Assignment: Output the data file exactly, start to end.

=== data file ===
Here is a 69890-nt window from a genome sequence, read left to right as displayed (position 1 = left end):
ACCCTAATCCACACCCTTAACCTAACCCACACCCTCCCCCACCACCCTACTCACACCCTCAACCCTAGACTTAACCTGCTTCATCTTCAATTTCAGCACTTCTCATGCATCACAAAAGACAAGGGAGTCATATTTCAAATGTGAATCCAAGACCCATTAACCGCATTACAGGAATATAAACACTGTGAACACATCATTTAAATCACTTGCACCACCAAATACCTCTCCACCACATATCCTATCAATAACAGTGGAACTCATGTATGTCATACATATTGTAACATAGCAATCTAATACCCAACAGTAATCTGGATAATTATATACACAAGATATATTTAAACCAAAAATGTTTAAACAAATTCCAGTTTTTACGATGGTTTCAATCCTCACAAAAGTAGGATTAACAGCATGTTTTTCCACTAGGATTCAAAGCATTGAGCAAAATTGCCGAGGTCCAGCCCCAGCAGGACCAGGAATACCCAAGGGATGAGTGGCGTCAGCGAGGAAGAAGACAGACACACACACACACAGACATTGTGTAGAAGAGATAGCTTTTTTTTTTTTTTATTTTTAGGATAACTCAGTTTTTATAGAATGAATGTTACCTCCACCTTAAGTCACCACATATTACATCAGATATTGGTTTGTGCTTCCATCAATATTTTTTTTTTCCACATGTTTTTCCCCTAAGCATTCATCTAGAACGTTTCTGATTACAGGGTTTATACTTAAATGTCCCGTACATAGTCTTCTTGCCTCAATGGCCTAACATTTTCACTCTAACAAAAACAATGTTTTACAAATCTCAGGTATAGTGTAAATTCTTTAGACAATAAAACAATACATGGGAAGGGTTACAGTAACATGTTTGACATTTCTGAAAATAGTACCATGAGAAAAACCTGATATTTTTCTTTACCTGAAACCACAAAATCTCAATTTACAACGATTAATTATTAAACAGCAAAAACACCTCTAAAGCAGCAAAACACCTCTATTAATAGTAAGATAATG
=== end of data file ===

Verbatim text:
Here is a 69890-nt window from a genome sequence, read left to right as displayed (position 1 = left end):
ACCCTAATCCACACCCTTAACCTAACCCACACCCTCCCCCACCACCCTACTCACACCCTCAACCCTAGACTTAACCTGCTTCATCTTCAATTTCAGCACTTCTCATGCATCACAAAAGACAAGGGAGTCATATTTCAAATGTGAATCCAAGACCCATTAACCGCATTACAGGAATATAAACACTGTGAACACATCATTTAAATCACTTGCACCACCAAATACCTCTCCACCACATATCCTATCAATAACAGTGGAACTCATGTATGTCATACATATTGTAACATAGCAATCTAATACCCAACAGTAATCTGGATAATTATATACACAAGATATATTTAAACCAAAAATGTTTAAACAAATTCCAGTTTTTACGATGGTTTCAATCCTCACAAAAGTAGGATTAACAGCATGTTTTTCCACTAGGATTCAAAGCATTGAGCAAAATTGCCGAGGTCCAGCCCCAGCAGGACCAGGAATACCCAAGGGATGAGTGGCGTCAGCGAGGAAGAAGACAGACACACACACACACAGACATTGTGTAGAAGAGATAGCTTTTTTTTTTTTTTATTTTTAGGATAACTCAGTTTTTATAGAATGAATGTTACCTCCACCTTAAGTCACCACATATTACATCAGATATTGGTTTGTGCTTCCATCAATATTTTTTTTTTCCACATGTTTTTCCCCTAAGCATTCATCTAGAACGTTTCTGATTACAGGGTTTATACTTAAATGTCCCGTACATAGTCTTCTTGCCTCAATGGCCTAACATTTTCACTCTAACAAAAACAATGTTTTACAAATCTCAGGTATAGTGTAAATTCTTTAGACAATAAAACAATACATGGGAAGGGTTACAGTAACATGTTTGACATTTCTGAAAATAGTACCATGAGAAAAACCTGATATTTTTCTTTACCTGAAACCACAAAATCTCAATTTACAACGATTAATTATTAAACAGCAAAAACACCTCTAAAGCAGCAAAACACCTCTATTAATAGTAAGATAATG